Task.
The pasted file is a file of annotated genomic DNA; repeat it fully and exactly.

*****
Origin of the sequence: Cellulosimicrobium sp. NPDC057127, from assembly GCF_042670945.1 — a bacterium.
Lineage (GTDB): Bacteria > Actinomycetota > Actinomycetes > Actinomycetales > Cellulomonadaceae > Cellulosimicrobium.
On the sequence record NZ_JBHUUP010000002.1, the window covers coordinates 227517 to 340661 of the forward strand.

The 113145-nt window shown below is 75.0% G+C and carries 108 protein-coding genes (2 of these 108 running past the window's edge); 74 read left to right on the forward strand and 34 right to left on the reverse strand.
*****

Origin of the sequence: Cellulosimicrobium sp. NPDC057127, from assembly GCF_042670945.1 — a bacterium.
Lineage (GTDB): Bacteria > Actinomycetota > Actinomycetes > Actinomycetales > Cellulomonadaceae > Cellulosimicrobium.
On the sequence record NZ_JBHUUP010000002.1, the window covers coordinates 227517 to 340661 of the forward strand.

The 113145-nt window shown below is 75.0% G+C and carries 108 protein-coding genes (2 of these 108 running past the window's edge); 74 read left to right on the forward strand and 34 right to left on the reverse strand.